40 Acres, a mule, and a ballot

Imagine you’re playing a game with friends. You’ve made a few good moves, and you’re about to win. Just before, your friend says, “sorry, that’s not actually how this works. You have to go back to square one.” Now imagine that instead of going back to square one each time, you don’t even have a seat at the table anymore. And imagine that your life and the lives of an entire people depends on this game.

This is the Black struggle for equal citizenship and full voting rights in America.

In a democratic republic, the vote is voice. If you can’t vote, you can’t choose who will represent you. If you have no representation, you are relegated, subjugated to serfdom.

The right to vote is the fundamental rule, the basic move, that everyone, if considered truly equal, is supposed to be able to exercise. If your citizenry is purposely prevented from exercising this right, your democratic processes are laughable.

Whether through apathy or active disenfranchisement, among the cruelest of tactics wielded by White America has been to dangle the carrot of voting rights in front of those groups who they still see as chattel. Every time Black America has made a stride toward full voting rights, White America changes the rules of the game underneath our feet.

Today, we’re going to talk about the enduring struggle for voting rights. Disenfranchisement efforts are as active today as they ever were, but they’ve exchanged the baton and water hose for the jail cell and the ID card. We’ll conclude with what you can do it about, especially in the 2018 elections.

During this recounting of history, from colonial and pre-Revolutionary times to modern day, see if you can spot the pattern.

A Pamphlet for the Colored Men of Voting Age in the Southern States: What a Colored Man Should Do to Vote, pamphlet circa 1900. Read the full text by clicking on the image.

In many areas of pre-Revolutionary America (‘colonial’ times, as if those had really ended), Blacks had the right to vote. “In the earlier history of the South, free Negroes had the right to vote. Indeed, so far as the letter of the law was concerned, there was not a single Southern colony in which a black man who owned the requisite amount of property, and complied with other conditions, did not at some period have the legal right to vote” (Du Bois, Black Reconstruction in America, 1860-1880).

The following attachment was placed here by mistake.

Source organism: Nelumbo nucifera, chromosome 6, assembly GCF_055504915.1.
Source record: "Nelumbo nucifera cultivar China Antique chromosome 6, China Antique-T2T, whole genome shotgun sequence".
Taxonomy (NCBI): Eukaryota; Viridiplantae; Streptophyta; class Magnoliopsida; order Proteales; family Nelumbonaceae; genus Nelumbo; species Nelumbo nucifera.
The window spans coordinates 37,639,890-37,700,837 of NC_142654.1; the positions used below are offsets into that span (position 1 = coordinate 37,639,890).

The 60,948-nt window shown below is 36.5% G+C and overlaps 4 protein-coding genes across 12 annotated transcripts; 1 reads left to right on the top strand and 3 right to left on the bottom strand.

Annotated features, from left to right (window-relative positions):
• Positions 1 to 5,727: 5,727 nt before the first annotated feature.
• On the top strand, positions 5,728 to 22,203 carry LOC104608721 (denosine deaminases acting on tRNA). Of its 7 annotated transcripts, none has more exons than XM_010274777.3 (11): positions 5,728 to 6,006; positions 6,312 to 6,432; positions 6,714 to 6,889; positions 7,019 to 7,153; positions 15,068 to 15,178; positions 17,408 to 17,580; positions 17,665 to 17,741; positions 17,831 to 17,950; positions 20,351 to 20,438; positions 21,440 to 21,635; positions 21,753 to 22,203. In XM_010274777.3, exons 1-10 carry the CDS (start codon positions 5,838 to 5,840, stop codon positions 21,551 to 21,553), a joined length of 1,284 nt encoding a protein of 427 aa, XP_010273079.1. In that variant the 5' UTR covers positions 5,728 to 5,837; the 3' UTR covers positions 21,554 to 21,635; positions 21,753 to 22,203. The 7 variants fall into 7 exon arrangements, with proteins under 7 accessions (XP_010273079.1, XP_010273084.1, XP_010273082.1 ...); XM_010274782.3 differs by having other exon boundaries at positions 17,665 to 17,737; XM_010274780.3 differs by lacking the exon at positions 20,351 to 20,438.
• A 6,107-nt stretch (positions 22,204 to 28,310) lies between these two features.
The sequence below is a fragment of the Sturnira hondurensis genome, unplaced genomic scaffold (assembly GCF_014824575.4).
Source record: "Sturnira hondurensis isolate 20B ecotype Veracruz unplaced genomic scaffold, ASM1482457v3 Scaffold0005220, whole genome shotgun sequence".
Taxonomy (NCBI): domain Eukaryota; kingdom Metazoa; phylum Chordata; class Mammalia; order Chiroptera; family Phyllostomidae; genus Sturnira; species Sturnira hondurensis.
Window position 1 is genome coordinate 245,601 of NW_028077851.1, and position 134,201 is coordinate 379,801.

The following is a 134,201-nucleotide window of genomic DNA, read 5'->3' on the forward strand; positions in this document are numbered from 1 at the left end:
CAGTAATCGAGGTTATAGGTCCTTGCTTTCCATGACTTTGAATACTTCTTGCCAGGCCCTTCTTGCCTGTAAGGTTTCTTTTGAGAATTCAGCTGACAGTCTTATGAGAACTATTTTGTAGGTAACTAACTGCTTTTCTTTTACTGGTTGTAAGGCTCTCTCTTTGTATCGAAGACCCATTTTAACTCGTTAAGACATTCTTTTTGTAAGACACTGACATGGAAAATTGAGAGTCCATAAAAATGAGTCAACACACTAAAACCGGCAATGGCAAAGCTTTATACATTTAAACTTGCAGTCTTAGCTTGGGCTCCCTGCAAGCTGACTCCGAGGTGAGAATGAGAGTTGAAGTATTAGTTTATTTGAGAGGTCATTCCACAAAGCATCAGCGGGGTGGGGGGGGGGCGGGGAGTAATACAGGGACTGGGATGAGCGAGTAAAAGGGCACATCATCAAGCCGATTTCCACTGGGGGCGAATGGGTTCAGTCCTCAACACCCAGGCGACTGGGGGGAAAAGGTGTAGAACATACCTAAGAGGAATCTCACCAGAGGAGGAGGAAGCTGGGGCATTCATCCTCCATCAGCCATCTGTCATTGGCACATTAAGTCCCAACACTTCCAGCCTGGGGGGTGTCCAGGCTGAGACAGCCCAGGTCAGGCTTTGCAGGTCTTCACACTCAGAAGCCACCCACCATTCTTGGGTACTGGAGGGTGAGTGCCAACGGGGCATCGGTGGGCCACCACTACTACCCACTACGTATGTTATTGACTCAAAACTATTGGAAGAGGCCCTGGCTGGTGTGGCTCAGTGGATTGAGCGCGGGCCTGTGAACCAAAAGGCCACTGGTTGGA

However, as slavery expanded and its basis on race solidified, and as the economy of the Southern states increasingly relied on the maturing slave-driven cotton industry, the free Black, the Black who could vote, “contradicted and undermined” the basis of this economic engine. So during the late 18th and early 19th centuries, “the free Negro” was increasingly disenfranchised by the voting process in the South as well as the North. Midwestern states, from Ohio to Wisconsin to Kansas, did not typically restrict the vote as territories. However, as they entered the Union, they “disfranchised the Negroes” up through to the beginning of the Civil War. This was “instigated largely by the attitude and fears of the immigrant poor whites from the South.”

“Slave codes” and “Black Codes” were enacted around the time of the Civil War (1860’s) across both the North and South to restrict the rights – movement and labor – of the enslaved and freed peoples. By and large, the basis for these codes were “vagrancy laws,” which restricted the right to vote, to bear arms, and the like. It also gave law enforcement the purview to detain freed persons for minor infractions and then to imprison them or place them in the involuntary servitude.

Does this sound familiar? Hint: The Modern American Drug War.

Following the Civil War, in 1865, the 13th Amendment to the U.S. Constitution declared that “Neither slavery nor involuntary servitude, except as a punishment for crime whereof the party shall have been duly convicted, shall exist within the United States, or any place subject to their jurisdiction.”

But it did not guarantee the right to vote for those who were freed by it. The 14th Amendment, in 1868, stated that “No State shall make or enforce any law which shall abridge the privileges or immunities of citizens of the United States.” And, one might assume that, if Blacks are now citizens, and if voting carries the weight of a “right” (heavier, surely, than a privilege), then now Blacks should be able to vote!